Health officials in Arizona have issued a public warning after fleas in the state tested positive for the plague, the highly infectious disease which tore through Europe and killed millions in the Middle Ages.
Navajo County and Coconino County district officials in the northern part of the state have confirmed that fleas in the area tested positive for the disease, ABC News reports.
"Navajo County Health Department is urging the public to take precautions to reduce their risk of exposure to this serious disease, which can be present in fleas, rodents, rabbits and predators that feed upon these animals,” a public health warning states.
"The disease can be transmitted to humans and other animals by the bite of an infected flea or by direct contact with an infected animal."
The first case was reported in the beginning of August, and officials have warned people to take care, avoid areas known to contain fleas with the disease, and keep pets inside.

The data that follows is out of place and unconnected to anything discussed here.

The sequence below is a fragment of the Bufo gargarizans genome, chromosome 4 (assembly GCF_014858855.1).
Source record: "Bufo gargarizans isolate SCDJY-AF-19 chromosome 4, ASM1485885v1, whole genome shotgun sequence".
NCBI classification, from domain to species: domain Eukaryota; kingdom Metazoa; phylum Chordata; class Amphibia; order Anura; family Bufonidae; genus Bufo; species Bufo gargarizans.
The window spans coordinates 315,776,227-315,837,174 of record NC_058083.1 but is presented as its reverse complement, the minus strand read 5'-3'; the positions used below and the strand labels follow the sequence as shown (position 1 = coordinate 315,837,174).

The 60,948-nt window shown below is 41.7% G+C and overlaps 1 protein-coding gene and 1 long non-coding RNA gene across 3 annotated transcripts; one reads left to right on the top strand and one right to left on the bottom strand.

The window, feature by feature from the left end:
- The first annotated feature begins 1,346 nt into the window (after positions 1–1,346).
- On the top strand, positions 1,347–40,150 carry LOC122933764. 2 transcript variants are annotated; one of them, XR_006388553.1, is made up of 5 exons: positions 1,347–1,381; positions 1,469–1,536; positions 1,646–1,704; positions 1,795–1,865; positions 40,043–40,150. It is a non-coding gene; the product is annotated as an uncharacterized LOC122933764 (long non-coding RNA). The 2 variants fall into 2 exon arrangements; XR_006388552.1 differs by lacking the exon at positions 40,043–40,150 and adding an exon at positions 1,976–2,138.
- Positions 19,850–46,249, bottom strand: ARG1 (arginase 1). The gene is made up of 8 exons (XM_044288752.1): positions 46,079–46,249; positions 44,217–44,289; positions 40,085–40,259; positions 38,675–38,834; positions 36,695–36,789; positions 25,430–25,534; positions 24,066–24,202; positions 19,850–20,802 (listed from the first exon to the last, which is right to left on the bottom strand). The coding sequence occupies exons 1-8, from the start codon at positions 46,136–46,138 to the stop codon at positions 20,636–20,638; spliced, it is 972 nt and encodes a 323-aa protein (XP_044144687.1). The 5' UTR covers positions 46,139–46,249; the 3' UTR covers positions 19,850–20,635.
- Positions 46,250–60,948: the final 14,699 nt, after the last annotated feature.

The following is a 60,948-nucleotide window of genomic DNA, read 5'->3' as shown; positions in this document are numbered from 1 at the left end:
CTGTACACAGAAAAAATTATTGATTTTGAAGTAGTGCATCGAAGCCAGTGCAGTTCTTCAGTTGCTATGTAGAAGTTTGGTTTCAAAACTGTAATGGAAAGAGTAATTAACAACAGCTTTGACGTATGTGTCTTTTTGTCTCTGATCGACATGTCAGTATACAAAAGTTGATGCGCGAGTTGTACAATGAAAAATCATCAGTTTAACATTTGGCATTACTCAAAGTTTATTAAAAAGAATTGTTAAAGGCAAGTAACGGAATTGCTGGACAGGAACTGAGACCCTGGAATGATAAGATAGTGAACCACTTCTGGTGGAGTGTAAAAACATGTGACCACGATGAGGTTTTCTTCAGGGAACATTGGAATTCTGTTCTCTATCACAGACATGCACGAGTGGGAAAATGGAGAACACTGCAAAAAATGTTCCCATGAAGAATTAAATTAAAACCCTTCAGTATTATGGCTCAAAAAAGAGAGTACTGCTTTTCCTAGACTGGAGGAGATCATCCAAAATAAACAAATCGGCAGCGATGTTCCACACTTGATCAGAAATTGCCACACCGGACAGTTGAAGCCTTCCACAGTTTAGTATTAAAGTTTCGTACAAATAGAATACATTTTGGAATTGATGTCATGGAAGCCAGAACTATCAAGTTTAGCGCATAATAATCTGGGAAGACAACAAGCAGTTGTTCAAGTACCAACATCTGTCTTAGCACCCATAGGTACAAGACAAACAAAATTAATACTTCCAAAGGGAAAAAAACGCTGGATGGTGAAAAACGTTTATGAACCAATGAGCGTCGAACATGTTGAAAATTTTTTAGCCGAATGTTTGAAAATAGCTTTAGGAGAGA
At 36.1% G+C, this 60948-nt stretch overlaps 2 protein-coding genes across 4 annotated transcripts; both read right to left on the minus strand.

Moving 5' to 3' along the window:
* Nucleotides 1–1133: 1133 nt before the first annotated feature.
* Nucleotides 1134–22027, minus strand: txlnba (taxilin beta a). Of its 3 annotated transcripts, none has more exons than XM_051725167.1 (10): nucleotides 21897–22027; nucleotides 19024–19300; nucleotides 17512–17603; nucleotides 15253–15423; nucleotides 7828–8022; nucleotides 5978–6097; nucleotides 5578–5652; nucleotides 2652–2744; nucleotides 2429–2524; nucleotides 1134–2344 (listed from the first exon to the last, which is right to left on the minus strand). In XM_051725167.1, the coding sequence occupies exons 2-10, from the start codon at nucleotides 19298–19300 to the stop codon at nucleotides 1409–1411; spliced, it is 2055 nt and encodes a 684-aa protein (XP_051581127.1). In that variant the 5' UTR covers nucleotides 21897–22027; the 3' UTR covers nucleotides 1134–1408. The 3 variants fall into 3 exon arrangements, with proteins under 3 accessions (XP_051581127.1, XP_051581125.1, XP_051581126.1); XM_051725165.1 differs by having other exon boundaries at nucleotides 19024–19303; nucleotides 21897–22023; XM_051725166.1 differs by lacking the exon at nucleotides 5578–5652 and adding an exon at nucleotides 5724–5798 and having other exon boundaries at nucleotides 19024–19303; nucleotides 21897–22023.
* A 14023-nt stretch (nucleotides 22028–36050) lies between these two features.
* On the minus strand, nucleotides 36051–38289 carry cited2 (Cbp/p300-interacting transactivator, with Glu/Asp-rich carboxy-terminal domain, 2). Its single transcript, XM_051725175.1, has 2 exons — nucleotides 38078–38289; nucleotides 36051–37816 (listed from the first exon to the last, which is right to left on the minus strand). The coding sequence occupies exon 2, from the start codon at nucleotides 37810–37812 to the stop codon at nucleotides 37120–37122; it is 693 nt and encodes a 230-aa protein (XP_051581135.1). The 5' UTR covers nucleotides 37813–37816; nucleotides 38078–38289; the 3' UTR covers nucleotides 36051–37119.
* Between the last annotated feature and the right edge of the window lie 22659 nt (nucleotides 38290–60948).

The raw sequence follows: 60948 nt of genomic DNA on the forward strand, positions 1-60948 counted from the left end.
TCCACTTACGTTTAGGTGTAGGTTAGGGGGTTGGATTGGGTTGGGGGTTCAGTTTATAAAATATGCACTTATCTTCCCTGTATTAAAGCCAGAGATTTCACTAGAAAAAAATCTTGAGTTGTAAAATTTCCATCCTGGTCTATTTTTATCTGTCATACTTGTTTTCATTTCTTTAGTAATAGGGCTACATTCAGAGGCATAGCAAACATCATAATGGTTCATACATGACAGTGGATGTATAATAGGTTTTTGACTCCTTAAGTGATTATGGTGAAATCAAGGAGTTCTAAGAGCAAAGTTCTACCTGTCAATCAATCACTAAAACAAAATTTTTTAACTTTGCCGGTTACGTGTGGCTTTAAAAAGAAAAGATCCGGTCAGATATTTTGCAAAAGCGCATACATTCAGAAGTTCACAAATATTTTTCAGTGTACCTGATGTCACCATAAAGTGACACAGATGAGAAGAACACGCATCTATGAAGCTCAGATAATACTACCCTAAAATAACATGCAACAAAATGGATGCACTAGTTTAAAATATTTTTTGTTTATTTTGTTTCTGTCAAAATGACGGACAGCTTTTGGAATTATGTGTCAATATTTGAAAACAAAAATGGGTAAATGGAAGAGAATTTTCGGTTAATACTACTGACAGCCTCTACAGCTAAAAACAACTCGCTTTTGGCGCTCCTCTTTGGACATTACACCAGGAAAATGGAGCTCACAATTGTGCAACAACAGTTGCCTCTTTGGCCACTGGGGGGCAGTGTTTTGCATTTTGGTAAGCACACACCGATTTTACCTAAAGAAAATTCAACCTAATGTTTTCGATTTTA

National Park Service advised that insecticides “may be used here to kill plague-infected fleas.”
According to the Centre for Disease Control (CDC): “Between 1900 and 2012, 1,006 confirmed or probably human plague cases occurred in the United States.
“In recent decades, an average of seven human plague cases is reported each year. Worldwide, between 1,000 and 2,000 cases each year are reported to the World Health Organisation, though the true number is likely much higher.”
Plague tends to occur in rural and semi-rural areas in the west of the US, in particular New Mexico, Arizona and Colorado.
Symptoms include fever, headache, chills, weakness and one or more swollen, tender or painful lymph nodes, called "buboes". In some cases victims may also develop blackening skin tissue.
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